Harsh immigration laws in Georgia force the state to rely on prisoners to harvest their crops; demographics paint a bleak recovery path for the housing market; and more.
Officials Tap Prisoners to Harvest Farms in Georgia
In a similar vein to Alabama's woes, tough immigration legislation in Georgia has caused a series of labor shortages that amounted to about $140 million in losses for the state's agricultural industry last year. To address this, officials are using prisoners to help farmers harvest the crops. Georgia's immigration law is similar to those in Alabama and Arizona, giving police the ability to check for identification from suspects and levying harsh punishments on businesses that hire undocumented workers.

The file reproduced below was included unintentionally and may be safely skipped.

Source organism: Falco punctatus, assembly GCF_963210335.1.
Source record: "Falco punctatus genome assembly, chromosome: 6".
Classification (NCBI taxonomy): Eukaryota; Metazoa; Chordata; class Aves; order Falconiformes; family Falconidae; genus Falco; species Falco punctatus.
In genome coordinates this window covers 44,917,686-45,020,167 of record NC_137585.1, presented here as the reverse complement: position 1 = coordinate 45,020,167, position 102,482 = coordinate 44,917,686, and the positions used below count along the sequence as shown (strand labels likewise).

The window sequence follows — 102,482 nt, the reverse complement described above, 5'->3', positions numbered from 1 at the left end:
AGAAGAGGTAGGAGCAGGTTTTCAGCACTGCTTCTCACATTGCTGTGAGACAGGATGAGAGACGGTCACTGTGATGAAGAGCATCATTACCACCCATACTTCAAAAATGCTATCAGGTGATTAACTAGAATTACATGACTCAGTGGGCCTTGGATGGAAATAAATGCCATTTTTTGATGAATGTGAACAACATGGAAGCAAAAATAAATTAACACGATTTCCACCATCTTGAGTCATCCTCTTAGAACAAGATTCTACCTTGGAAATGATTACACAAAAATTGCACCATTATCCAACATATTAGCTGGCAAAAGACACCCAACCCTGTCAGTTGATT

Read more: Forbes (5/17)
Census: Texas Joins Four Other States in Minority-Majority Status
Texas is now one of five minority-majority states, according to estimates released on Thursday by the Census Bureau. About 55 percent of the Texas population in 2011 was a race other than non-Hispanic whites, a trend that is being seen across the entire country. Starr County boasted the highest percentage of Hispanics at 95.7 percent.
Read more: The Texas Tribune (5/17)
Senator Introduces Bill to Increase Visas for Highly Skilled Tech Workers